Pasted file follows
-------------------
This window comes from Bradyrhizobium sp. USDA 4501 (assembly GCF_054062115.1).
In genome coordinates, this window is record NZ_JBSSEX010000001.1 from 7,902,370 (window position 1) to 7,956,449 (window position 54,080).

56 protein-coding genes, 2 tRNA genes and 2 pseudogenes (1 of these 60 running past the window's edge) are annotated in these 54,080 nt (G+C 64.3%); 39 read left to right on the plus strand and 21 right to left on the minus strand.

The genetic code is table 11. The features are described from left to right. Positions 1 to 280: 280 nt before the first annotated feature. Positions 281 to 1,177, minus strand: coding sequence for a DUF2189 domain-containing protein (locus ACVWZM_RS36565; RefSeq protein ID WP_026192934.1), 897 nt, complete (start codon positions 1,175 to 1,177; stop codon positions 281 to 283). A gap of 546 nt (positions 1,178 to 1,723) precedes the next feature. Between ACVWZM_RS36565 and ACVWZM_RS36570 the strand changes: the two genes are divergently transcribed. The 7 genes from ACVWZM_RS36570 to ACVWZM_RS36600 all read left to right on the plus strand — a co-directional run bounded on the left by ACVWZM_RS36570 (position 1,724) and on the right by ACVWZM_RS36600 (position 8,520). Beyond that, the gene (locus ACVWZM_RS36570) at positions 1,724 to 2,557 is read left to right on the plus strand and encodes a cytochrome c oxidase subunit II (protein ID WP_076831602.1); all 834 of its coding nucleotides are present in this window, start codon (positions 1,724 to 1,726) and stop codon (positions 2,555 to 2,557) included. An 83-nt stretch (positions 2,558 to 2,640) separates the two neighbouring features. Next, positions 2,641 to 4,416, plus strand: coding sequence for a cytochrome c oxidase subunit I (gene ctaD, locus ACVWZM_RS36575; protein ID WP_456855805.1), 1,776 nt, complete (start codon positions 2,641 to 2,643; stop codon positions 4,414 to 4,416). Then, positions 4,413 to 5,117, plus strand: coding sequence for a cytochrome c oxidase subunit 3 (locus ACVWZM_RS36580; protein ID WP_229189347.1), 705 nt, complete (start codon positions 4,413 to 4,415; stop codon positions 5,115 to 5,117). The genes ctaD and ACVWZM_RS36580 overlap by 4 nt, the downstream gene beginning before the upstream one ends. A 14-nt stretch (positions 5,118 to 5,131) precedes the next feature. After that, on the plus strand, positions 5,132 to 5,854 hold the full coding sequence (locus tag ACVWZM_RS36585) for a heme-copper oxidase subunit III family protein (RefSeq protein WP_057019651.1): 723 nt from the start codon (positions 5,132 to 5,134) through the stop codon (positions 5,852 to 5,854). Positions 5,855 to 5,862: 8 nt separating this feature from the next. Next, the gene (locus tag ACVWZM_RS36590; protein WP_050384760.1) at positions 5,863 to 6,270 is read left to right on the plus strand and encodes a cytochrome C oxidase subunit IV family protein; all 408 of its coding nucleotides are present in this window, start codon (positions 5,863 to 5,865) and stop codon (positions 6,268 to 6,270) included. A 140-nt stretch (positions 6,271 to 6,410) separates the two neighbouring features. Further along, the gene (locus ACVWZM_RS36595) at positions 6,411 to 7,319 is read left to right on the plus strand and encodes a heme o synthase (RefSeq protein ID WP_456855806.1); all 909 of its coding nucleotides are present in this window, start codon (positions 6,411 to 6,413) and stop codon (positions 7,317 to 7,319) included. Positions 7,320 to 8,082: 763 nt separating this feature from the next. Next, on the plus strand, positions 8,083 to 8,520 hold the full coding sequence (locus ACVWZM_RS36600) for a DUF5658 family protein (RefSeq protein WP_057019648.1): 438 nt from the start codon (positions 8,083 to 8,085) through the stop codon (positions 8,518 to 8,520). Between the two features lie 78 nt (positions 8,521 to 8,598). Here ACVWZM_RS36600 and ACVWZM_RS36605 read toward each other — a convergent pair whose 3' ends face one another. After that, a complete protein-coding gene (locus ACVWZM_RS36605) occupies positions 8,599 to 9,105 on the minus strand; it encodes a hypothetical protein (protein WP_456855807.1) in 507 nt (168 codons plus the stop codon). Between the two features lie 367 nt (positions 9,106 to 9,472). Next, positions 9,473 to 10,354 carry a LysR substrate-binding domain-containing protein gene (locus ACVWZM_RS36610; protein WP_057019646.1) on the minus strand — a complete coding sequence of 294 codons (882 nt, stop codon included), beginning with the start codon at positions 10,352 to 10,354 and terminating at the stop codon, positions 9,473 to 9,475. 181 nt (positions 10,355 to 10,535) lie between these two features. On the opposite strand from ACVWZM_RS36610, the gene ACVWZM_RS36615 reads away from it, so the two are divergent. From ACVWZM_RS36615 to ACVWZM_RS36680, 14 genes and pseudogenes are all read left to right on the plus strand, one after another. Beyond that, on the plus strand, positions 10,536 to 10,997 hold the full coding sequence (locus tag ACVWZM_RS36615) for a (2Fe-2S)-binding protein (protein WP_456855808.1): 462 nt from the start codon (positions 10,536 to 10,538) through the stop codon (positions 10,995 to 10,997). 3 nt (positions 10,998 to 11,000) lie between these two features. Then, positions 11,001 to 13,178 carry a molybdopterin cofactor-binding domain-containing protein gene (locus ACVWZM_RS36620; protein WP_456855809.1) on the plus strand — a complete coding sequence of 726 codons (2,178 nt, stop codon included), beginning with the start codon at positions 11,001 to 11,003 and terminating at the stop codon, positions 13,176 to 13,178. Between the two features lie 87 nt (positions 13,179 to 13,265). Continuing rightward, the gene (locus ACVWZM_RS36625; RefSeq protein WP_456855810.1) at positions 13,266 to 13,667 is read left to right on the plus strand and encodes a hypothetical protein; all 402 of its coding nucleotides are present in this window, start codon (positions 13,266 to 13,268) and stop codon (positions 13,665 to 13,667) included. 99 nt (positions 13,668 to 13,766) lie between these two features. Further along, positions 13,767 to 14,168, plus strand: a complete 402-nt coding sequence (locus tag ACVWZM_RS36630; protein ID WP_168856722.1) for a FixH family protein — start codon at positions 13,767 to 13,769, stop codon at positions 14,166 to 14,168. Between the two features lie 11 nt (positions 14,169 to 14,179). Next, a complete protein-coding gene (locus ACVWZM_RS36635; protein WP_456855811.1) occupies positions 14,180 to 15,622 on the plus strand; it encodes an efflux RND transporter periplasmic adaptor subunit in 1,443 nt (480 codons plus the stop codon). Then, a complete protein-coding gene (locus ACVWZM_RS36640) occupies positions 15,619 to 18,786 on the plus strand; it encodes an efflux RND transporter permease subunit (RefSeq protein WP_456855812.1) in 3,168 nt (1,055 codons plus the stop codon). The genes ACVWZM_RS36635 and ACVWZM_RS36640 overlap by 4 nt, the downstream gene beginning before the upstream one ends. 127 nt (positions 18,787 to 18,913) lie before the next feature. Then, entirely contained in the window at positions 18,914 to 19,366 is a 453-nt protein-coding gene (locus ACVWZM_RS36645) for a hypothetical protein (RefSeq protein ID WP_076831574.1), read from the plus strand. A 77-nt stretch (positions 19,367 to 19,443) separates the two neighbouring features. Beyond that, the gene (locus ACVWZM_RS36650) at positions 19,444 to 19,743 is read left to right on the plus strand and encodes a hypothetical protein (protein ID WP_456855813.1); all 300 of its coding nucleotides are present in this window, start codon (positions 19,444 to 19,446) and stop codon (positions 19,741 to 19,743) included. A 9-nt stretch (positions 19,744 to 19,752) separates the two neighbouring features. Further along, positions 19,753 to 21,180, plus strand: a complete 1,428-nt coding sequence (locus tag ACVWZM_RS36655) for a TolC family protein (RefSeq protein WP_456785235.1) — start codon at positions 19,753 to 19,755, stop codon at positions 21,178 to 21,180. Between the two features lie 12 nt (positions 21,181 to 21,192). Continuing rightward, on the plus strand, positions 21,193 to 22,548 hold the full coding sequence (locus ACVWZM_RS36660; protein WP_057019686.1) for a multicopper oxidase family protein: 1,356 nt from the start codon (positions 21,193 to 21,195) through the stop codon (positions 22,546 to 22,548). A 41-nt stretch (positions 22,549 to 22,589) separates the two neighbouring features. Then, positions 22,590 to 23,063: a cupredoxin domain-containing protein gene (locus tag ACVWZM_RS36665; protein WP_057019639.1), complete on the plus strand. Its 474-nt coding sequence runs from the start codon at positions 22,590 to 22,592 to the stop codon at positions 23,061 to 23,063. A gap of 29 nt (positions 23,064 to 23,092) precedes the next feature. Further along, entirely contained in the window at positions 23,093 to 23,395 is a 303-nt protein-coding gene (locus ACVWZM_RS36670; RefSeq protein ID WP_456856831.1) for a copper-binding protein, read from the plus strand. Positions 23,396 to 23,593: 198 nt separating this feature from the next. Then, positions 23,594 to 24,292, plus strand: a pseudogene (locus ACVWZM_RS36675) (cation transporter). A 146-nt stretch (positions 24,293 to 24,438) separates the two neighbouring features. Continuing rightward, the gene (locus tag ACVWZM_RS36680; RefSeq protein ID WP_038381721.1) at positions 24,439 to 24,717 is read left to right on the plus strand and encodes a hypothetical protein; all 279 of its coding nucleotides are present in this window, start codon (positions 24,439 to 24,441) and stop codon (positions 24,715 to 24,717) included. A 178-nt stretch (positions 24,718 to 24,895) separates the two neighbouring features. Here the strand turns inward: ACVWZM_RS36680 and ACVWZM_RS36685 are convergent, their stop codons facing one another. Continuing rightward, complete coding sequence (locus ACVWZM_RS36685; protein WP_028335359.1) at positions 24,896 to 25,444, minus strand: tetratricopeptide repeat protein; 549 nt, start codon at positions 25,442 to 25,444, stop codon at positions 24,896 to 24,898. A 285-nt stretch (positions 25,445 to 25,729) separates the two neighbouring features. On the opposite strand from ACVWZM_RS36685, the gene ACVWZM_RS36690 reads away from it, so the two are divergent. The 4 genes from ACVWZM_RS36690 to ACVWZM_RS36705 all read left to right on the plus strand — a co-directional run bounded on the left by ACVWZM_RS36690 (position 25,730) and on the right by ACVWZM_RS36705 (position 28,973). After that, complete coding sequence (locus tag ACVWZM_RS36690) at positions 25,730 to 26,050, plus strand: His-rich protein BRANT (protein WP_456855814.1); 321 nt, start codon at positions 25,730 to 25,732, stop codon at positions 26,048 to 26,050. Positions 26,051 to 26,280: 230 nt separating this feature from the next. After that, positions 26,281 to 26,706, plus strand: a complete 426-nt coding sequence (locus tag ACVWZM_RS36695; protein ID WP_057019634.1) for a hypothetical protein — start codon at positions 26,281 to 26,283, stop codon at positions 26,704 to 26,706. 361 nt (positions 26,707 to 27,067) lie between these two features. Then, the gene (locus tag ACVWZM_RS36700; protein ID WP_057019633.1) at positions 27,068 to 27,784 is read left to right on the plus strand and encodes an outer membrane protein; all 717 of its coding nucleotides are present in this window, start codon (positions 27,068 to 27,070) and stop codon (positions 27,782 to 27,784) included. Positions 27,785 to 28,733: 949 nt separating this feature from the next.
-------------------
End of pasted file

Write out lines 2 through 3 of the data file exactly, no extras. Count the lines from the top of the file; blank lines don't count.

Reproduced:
In genome coordinates, this window is record NZ_JBSSEX010000001.1 from 7,902,370 (window position 1) to 7,956,449 (window position 54,080).

56 protein-coding genes, 2 tRNA genes and 2 pseudogenes (1 of these 60 running past the window's edge) are annotated in these 54,080 nt (G+C 64.3%); 39 read left to right on the plus strand and 21 right to left on the minus strand.